Indeed, “Books don’t just furnish a room,” Michael Dirda writes in Browsings. “. . . Digital texts are all well and good, but books on shelves are a presence in your life. As such, they become a part of your day-to-day existence, reminding you, chastising you, calling to you. Plus, book collecting is, hands down, the greatest pastime in the world.”
Leonardo da Vinci was a tireless and inquisitive reader. He owned more than 200 books about science and technology as well as literary and religious topics. An exhibition organized by the Max Planck Institute for the History of Science and the Berlin State Library at the Museo Galileo in Florence sheds new light on the intellectual cosmos of the artist, engineer, and philosopher, who remains as fascinating as ever 500 years after his death.
« As a well-spent day brings happy sleep, so a life well spent brings happy death » (Leonardo da Vinci)
2019 commemorates the 500th anniversary of da Vinci, institutions worldwide have launched events and exhibitions.
The New York Times reviews the recent publication by Margaret Leslie Davis: "THE LOST GUTENBERG: The Astounding Story of One Book’s Five-Hundred-Year Odyssey", describing the story of the American book collector Estelle Doheny and her acquisition of a Gutenberg Bible.
Un salon en pleine expansion...
Le SALON LIVRES RARES & OBJETS D’ART qui s’est tenu sous la nef du Grand Palais du 12 au 14 avril réunissait 181 libraires dont 55 étrangers venant de 14 pays différents, et 52 experts en objets d’art.
Today marks the 1st International Provenance Research Day with more than 60 cultural institutions in Germany, Great Britain, Austria, the Netherlands and Switzerland organizing large number of symposiums and workshops at museums, archives and libraries. Coinciding with this important initiative, ILAB launches the videos of the New York Provenance Symposium.
As part of our ongoing series of exchange visits between booksellers and rare book librarians – our friends and colleagues in the Rare Books and Special Collections Group (RBSCG) of the Chartered Institute of Library and Information Professionals (CILIP), a party of ABA members assembled in Oxford in mid November. Old haunts for me – parts of downtown Oxford almost unrecognisable after all these years, but beyond the city centre, up towards St Giles, things virtually unchanged in almost half a century. Still recognisable Oxford 'types' on every corner. Far more young women students nowadays, of course, and far more bicycles (nothing less cool than a cyclist back in the 'sixties – although at least they spared us the silly latex and had far better manners).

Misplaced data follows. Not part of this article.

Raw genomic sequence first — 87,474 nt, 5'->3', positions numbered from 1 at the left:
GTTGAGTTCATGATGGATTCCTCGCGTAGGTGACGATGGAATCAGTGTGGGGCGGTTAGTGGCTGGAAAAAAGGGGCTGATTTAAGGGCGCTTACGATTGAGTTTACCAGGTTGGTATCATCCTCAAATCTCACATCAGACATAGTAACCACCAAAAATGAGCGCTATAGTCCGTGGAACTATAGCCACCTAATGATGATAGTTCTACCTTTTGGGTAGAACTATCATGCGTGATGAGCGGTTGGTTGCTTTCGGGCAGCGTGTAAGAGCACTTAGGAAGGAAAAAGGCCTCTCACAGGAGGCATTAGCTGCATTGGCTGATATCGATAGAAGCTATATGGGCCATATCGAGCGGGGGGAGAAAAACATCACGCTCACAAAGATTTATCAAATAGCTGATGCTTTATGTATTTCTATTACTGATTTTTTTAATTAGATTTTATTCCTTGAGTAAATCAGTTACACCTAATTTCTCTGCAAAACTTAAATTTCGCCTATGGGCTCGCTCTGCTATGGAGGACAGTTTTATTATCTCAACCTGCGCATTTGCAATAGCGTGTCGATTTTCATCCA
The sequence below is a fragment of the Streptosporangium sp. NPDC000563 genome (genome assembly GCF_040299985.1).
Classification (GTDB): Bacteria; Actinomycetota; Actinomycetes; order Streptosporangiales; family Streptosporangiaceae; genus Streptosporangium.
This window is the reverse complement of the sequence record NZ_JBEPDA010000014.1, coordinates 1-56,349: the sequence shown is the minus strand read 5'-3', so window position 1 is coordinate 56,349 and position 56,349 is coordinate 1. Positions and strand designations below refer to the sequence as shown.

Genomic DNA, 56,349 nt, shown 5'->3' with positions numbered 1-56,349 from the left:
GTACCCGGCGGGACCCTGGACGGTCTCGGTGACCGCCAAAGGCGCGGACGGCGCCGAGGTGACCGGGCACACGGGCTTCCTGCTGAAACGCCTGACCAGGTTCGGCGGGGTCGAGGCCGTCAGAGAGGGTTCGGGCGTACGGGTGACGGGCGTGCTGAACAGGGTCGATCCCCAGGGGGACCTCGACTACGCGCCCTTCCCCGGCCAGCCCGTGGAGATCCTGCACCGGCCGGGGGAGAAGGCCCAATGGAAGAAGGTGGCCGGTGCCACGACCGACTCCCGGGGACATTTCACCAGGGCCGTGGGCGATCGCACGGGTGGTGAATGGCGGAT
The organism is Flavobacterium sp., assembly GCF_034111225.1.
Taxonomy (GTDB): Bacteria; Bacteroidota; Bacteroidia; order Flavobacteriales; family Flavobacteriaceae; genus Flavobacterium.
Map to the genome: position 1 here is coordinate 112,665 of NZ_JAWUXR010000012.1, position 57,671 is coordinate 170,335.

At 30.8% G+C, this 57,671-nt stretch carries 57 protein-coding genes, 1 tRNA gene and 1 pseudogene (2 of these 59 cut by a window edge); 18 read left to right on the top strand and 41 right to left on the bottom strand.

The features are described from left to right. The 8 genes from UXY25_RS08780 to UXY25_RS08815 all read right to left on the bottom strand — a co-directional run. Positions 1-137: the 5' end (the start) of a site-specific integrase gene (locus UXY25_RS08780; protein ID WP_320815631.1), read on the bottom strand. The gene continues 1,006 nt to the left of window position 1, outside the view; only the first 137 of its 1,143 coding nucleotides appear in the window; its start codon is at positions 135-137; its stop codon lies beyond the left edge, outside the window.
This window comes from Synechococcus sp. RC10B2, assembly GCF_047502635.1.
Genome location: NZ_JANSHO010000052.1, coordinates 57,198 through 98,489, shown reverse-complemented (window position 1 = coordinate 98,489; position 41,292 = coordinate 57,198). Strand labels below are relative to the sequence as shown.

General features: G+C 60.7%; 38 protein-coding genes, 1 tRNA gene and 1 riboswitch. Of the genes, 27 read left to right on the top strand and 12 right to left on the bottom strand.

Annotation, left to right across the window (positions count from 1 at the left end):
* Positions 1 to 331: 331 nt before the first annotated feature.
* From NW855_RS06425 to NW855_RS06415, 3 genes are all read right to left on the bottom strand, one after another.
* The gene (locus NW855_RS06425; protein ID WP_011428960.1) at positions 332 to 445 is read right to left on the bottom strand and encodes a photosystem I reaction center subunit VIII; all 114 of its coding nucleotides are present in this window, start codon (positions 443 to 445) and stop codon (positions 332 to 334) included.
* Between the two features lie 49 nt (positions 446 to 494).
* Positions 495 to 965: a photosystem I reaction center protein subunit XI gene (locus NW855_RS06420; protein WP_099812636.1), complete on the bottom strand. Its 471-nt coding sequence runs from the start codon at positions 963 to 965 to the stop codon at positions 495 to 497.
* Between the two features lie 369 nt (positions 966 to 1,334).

A scarce copy of Rudimentum Novitiorum, the first printed history of the world, published in 1475, and the first printed book to feature maps, sold for $1,150,000 at the 45th California International Antiquarian Book Fair this past weekend in Pasadena, CA, as did "The World's Worst Copy of Gatsby," a first edition, first printing train wreck with a significant remnant of the $175,000 dust jacket pasted within, for $500. Some thought it was worth twice that, a true silk purse stitched from a sow's ear.
Every year, the presidents of all 22 national antiquarian bookseller’s associations that form the International League of Antiquarian Booksellers (ILAB), meet at the President’s Meeting or an ILAB Congress. For 2017, the Danish Antiquarian Bookseller’s Association ABF has invited the international rare book trade to Copenhagen. This will be a week of formal meetings with reports and updates from each country, but it is also a week of exchanging ideas with colleagues, networking and a programme to visit some of Copenhagen’s cultural and bibliophile treasures!
Eric Tonen and Peter Everaers - two antiquarian booksellers, one trading in Belgium and the other in The Netherlands - decided an international boundary lying between them wasn't going to stop them participating in ILAB's celebration of UNESCO World Book and Copyright Day. Meet them at Bibliotheek Permeke in Antwerp on 23 April 2015!
"One of the questionable compensations which used booksellers [the rare books, not the sellers] receive in return for devoting themselves to a precarious vocation is a constant exposure to all the varieties and extremes of human behaviour at its most eccentric." So begins The Protocols of Used Bookstores, a serio-comic tract written and recently published by Toronto fine and rare bookseller (the rare books and the seller) David Mason. Within, Mason lists forty-four Rules to be heeded by the used and rare book buyer when patronizing a brick and mortar shop if they wish the proprietor to give them the time of day and a piece of their expertise as opposed to a time of death and a piece of their mind. Mason has put forth these rules "to help make your quest for a book simpler."